Wyville is chairman of the arrange
ments. For reservations call Tabor
1395 or Tabor 791.
The Portland Woman's Club -will give
its annual Christmas programme at
the Multnomah Hotel Friday after
noon at 3 o'clock. The feature of
the afternoon will be a series of plan
tation folk songs and tales by Miss
Elsie Mae Gordon, a dramatic reader
of note, who is visiting relatives in
Portland for the holidays. Mrs. Fred
Kribs will contribute a group of
Christmas songs. Following the pro
gramme the social hour of pre-war
days will be resumed and tea will be
Military Headquarters Occupied and
Soldiers Attacked With Ma
chine Guns.
PARIS, Dec. 25. (Havas.) Details
of the clash between sailors and gov
ernment troops in Berlin on the night
of December 23-24 are given in a Ber-
n dispatch received by way of Berne.
Efforts were made in vain to Induce
the marines to leave Berlin, and espe
cially the castle where they have estab
lished themselves from the beginning
of the revolution. They were informed
that they would not receive their pay
if they did not leave the castle.
The marines eventually occupied mili
tary headquarters, after sending a dele
gation to the military commander of
Berlin demanding that 80,000 marks be
paid to them. At the same time a de
tachment of marines attacked the sol
diers occupying the university build
ings. In an exchange of machine gun
Are three marines were killed and four
Later a delegation was sent to the
Chancellors' palace to discuss the situ
ation with Chancellor Ebert, Richard
Barth, Secretary of the Independent
Social Democratic party, and Herr
Lansberg, Socialist member of the
Reichstag. The marines put these men
under arrest, but later released them.
The Berlin commander also was arrest
ed and the amount of money alleged to
be due the marines was seized.
sailors. Practically every state in the
Union was represented in the crew.
More than 1000 dinners were fur
nished visiting soldiers and sailors in
homes and hotels of Portland yesterday
through efforts of the special commit
tee of the War Camp Community Serv
ice. This was the report last night of
Mrs. J. Sherman O'Gorman, chairman of
the committee, who expressed appreci
ation of the response the call for en
tertainment of these guests elicited.
We sent three big bunches of invita
tions to Vancouver," said Mrs. O'Gor
man, "where we had intended-sending
only one. The. late requests had to be
handled hurriedly, but I trust there
were no errors or disappointments.
Portland people certainly did hand
somely in the-matter of opening their
homes to the boys.
Alex T. McKenzie, Indicted for Man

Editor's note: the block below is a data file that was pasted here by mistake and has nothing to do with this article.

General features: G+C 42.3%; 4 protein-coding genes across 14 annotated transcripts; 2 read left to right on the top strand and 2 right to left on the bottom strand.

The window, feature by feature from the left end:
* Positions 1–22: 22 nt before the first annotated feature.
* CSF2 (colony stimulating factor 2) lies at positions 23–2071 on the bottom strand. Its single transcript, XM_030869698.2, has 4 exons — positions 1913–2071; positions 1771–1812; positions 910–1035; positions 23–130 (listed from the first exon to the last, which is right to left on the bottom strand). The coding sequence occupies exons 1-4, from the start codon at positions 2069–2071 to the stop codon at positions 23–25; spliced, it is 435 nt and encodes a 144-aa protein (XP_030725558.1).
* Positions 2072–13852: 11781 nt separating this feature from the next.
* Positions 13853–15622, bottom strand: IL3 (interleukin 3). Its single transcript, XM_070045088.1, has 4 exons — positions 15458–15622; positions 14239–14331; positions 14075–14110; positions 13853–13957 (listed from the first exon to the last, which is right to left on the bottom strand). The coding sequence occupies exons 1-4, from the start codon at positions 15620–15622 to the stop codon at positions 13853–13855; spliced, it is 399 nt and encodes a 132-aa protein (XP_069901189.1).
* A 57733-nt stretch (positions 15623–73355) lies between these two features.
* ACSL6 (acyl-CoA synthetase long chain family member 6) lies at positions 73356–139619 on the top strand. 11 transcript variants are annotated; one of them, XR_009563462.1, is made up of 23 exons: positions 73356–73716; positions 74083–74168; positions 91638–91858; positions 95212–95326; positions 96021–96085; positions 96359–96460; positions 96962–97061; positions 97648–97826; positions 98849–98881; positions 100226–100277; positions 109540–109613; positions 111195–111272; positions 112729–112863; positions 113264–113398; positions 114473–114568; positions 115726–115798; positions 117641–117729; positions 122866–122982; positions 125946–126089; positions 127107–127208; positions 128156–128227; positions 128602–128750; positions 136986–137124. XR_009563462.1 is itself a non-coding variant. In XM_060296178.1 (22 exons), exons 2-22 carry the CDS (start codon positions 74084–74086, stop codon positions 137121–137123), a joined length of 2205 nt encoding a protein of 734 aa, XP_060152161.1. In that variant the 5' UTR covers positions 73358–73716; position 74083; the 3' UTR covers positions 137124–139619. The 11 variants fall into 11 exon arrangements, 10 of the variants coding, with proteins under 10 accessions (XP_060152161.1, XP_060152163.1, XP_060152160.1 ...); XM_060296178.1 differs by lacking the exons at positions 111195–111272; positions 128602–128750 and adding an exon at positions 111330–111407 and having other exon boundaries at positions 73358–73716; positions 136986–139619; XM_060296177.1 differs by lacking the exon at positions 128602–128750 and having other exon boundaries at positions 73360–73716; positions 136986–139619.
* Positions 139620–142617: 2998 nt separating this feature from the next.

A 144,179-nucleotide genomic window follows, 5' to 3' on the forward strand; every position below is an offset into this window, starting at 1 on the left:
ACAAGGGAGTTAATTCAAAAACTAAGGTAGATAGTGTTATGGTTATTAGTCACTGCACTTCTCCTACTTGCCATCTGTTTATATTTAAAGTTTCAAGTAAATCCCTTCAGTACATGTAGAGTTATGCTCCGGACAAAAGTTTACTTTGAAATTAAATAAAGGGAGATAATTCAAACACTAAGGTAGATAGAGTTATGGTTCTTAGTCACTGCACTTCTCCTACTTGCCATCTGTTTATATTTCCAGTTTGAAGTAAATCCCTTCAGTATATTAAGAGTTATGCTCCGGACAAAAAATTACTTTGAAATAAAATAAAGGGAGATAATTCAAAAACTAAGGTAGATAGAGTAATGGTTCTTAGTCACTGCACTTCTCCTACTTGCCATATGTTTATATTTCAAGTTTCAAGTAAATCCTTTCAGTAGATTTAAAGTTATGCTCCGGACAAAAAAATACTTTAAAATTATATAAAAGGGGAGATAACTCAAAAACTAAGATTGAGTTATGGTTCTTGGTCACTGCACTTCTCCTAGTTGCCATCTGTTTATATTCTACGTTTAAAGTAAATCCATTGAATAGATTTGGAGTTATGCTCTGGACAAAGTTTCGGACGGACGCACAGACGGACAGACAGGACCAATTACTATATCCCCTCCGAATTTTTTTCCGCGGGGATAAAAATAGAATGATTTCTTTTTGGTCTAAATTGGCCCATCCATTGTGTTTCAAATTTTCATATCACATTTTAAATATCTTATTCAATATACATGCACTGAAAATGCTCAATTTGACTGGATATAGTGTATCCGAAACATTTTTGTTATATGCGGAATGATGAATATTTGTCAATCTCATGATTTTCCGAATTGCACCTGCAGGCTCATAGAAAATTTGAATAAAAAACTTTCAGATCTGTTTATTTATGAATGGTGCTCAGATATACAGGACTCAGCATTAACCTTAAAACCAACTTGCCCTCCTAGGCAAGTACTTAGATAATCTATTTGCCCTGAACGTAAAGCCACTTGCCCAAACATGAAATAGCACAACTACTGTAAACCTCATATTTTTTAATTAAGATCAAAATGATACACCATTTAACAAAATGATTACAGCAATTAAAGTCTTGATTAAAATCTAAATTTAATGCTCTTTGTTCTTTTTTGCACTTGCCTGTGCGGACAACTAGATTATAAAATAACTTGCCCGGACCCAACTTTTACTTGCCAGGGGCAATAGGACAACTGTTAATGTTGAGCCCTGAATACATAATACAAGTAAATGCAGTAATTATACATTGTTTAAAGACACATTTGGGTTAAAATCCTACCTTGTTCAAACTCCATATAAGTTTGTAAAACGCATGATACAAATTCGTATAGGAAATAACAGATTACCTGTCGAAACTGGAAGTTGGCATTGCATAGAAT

slaughter, Plunges to Death.
TONOPAH. Nev., Dec 25. Searchers
found today at the bottom of the 1200
foot shaft of the Tonopah-Buckeye
mine, near here, the body of Alex T. Mc
Kenzie, chairman of the Nye County
Republican central committee, who
had been missing since Saturday morn
ng, when he failed to appear in court
for arraignment on a charge of man
slaughter, preferred after the shooting
on November 8 of James Cusick, super-
ntendent of the Halifax Mining Com
pany. McKenzie had been at liberty
under bonds of $20,000. An envelope
addressed by McKenzie to his son was
found to contain liberty bonds, negotia
ble paper and a note advising that the
son be prudent in his habits.
Dancing, Music, Games and Other
Features Serve to Delight
Khaki-Clad Gnefets.
A merry party was that given last
night to 250 soldiers at the B'nai B'rith
Club, now devoted to War Camp Com
munlty Service purposes, by the enter
tainment division of this organization
headed by "Major" Naomi Swett. Both
gymnasium and ballroom were beauti
fully decorated and were spacious
enough that all could participate in the
dance at one time.
Before the dancing began there were
games and a general frolic. Presents
and souvenirs, with greeting in origi
nal verse, were given each enlisted
man. Cider and doughnuts in abund
ance constituted the refreshments. The
"captains" serving under Miss Swett in
arranging and staging the event were
the Misses Gussie Weiser, Hannah Le
bow, Tillie Spellman, Fannia Perlham,
Dorothy Weiser, Rachel Swett, Debo
rah Swett, Betty Michael, Molly Segal
and Pearl Lei bo.
West Zada Crew Dinner Guests of
Julius L. Meier.
Sixty hearty, robust sailor lads, mem
bets of the crew of the U. S. S. West
Zada, under Captain Robert Willowden
were the guests last night of Julius L.
Meier at a Christmas dinner in the Ar
cadian gardens at the Multnomah
Besides Captain Willowden. Lieuten
ant C. H. . Wolfe, Lieutenant G. E
Youngen and Ensign F. E. Sennons. all
United Mates lavy officers, were
among those present-
A Fhort talk of appreciation was
given by ilartiu cligman, pas of the
Attack by 'Washington State Labor
Leader Laid to More for New Or
ganization of Lumber Workers.
That charges made against him are
too absurd to merit discussion, and
arise from the desire of the American
Federation of Labor to bring about dis
sension in the Loyal Legion of Loggers
and Lumbermen, is tho reply of Briga
dier-General Brice P. DIsque, comman
der of the spruce division and organizer
of the Loyal Legion, in response to at
tacks from W. M. Sborx. president of
the Washington State Federation of
In recent public addresses Mr. Short
asserted that the Loyal Legion is a
menace to organized labor and General
Disque Is allied with capital. In addi
tion, tho labor leader charged General
Disque with mismanagement of the